All In: Lafayette Gilchrist’s Inside Out at the Creative Alliance, Jan. 15
In 2007, pianist Lafayette Gilchrist reduced his Baltimore septet, the New Volcanoes, to a trio to release the Hyena Records album Lafayette Gilchrist 3. It was, he admitted, partially an attempt to create a more affordable touring vehicle, but it was also an opportunity to test himself in a format where the pianist has to supply all the chords and melodies without help from any horns. Gilchrist thrived in this format—the tunefulness of his rhythmic riffs became more apparent than ever—and a year ago he formed a new trio, Inside Out, with bassist Michael Formanek and drummer Eric Kennedy replacing Anthony “Blue” Jenkins and Nate Reynolds of LG3.
It was a fascinating transition, for the pianist gained a lot but also sacrificed a lot. Jenkins and Reynolds are masters of funk-jazz—always varying but never losing the groove—and they reinforced the hip-hop/go-go strain in Gilchrist’s music that makes him so original. Formanek, by contrast, is a former New York avant-gardist and current ECM bandleader, while Kennedy is perhaps Baltimore’s best mainstream jazz drummer. Instead of reinforcing the groove, the new rhythm section complicates it, tying knots that Gilchrist has to unravel on the fly. As a result, he plays more like he does with David Murray’s Black Saint Quartet than he has on his own albums.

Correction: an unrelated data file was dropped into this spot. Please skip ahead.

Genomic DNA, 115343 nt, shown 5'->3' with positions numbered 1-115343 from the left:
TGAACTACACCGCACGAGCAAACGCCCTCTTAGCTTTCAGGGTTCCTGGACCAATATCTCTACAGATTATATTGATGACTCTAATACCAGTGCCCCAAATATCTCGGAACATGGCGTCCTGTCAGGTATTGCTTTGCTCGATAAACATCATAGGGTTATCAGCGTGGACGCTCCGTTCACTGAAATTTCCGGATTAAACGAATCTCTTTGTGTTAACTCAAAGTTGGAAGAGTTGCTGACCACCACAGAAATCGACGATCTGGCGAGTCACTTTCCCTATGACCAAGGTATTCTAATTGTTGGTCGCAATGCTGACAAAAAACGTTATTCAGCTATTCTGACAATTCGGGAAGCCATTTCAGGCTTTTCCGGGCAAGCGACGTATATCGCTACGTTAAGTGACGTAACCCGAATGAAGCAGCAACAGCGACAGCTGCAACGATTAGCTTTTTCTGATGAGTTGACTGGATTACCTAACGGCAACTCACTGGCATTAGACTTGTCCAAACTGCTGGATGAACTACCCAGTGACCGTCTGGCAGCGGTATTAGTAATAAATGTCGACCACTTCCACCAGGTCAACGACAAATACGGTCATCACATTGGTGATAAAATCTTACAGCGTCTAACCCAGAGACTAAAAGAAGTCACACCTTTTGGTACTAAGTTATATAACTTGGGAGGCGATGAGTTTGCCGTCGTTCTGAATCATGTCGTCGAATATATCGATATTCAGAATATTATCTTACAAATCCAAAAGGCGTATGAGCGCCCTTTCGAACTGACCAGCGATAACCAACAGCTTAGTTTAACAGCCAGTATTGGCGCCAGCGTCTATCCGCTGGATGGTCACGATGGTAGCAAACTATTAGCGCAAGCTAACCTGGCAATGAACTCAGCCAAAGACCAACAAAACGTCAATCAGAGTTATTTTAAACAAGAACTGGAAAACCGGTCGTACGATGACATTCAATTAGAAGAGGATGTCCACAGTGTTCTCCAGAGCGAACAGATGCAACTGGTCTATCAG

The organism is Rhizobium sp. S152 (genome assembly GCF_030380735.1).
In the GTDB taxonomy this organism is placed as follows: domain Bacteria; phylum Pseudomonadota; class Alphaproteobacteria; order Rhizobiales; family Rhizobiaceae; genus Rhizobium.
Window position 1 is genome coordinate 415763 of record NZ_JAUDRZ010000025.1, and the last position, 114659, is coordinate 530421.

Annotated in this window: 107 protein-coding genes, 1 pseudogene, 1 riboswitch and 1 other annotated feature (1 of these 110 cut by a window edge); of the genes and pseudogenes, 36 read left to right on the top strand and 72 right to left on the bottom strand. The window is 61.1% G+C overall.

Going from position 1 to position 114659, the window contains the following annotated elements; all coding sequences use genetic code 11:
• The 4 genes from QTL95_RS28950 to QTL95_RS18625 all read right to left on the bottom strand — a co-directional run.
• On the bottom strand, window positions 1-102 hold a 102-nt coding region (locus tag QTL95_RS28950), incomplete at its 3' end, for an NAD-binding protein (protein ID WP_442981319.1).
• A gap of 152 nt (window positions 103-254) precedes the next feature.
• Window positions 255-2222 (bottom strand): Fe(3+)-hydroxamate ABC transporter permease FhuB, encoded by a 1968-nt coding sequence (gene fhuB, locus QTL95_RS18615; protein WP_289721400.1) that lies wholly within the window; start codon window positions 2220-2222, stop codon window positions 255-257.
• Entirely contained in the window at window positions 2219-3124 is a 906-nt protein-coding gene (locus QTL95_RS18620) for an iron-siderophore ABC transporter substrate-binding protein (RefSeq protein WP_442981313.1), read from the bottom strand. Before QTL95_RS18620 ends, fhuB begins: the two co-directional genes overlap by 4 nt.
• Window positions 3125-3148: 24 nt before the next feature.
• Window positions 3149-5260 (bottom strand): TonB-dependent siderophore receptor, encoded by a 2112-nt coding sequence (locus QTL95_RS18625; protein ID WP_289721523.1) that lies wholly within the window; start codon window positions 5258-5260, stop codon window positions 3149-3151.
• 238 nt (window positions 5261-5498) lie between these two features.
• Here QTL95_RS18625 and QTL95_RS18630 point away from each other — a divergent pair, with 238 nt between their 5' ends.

But Gilchrist can’t resist the allure of a horn choir for long. After three extended tunes with the Inside Out trio at the Creative Alliance on Saturday, he called out three guests: clarinetist John Dierker (from the New Volcanoes), trombonist Steve Swell (from New York), and tenor saxophonist Whit Williams (Gilchrist’s first major mentor in Baltimore). The bandleader welcomed the horns with “All In,” which, he said, he had written “in the spirit of the great Harlem stride masters.” It did have a pre-bop sensibility that nicely framed the Lester Young-like sweetness of Williams’ playing.
Next up was the premiere of a three-part suite “written specifically for this ensemble.” It opened with “The Fast Con,” the kind of modern jazz composition that Formanek favors—brimming with notated materials for improvisation and cued segues. It began with Gilchrist introducing a handful of catchy riffs over understated backing before pushing the sextet to attack those themes aggressively. Two thunderous drum crescendos finally climaxed in a screaming clarinet solo. “Simmering” began with the restraint promised by its title, but it too built to a wild finish, boiling over in a clarinet/drums/bass trio before cooling off with a jaunty piano coda. The suite concluded with “Step Lightly,” a succession of irresistible soul-jazz figures—as tuneful as they were snappy—introduced by the piano and then picked up by the horns.
The sextet sounded under-rehearsed and played with some tentativeness that will be erased with more performances. And there certainly should be more performances, for this lineup has stimulated some of the best writing Gilchrist has yet come up with.